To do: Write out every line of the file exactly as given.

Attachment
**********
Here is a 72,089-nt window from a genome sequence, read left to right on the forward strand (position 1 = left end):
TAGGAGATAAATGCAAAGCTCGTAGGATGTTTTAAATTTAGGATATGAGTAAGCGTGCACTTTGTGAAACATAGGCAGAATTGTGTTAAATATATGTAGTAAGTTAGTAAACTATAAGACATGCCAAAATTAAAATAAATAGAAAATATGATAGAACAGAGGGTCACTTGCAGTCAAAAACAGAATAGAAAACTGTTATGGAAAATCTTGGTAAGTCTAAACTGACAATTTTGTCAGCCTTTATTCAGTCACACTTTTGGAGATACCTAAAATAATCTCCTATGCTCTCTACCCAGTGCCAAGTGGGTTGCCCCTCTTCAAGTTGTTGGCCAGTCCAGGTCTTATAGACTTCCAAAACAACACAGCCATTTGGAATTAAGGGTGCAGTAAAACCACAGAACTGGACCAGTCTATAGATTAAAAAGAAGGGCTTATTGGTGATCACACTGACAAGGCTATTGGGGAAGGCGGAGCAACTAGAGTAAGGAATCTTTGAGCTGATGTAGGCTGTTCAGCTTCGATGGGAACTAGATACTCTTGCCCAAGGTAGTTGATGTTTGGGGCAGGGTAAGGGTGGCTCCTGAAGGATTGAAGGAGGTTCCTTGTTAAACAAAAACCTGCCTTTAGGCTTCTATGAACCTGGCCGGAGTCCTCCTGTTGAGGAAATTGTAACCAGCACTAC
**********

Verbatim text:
Here is a 72,089-nt window from a genome sequence, read left to right on the forward strand (position 1 = left end):
TAGGAGATAAATGCAAAGCTCGTAGGATGTTTTAAATTTAGGATATGAGTAAGCGTGCACTTTGTGAAACATAGGCAGAATTGTGTTAAATATATGTAGTAAGTTAGTAAACTATAAGACATGCCAAAATTAAAATAAATAGAAAATATGATAGAACAGAGGGTCACTTGCAGTCAAAAACAGAATAGAAAACTGTTATGGAAAATCTTGGTAAGTCTAAACTGACAATTTTGTCAGCCTTTATTCAGTCACACTTTTGGAGATACCTAAAATAATCTCCTATGCTCTCTACCCAGTGCCAAGTGGGTTGCCCCTCTTCAAGTTGTTGGCCAGTCCAGGTCTTATAGACTTCCAAAACAACACAGCCATTTGGAATTAAGGGTGCAGTAAAACCACAGAACTGGACCAGTCTATAGATTAAAAAGAAGGGCTTATTGGTGATCACACTGACAAGGCTATTGGGGAAGGCGGAGCAACTAGAGTAAGGAATCTTTGAGCTGATGTAGGCTGTTCAGCTTCGATGGGAACTAGATACTCTTGCCCAAGGTAGTTGATGTTTGGGGCAGGGTAAGGGTGGCTCCTGAAGGATTGAAGGAGGTTCCTTGTTAAACAAAAACCTGCCTTTAGGCTTCTATGAACCTGGCCGGAGTCCTCCTGTTGAGGAAATTGTAACCAGCACTAC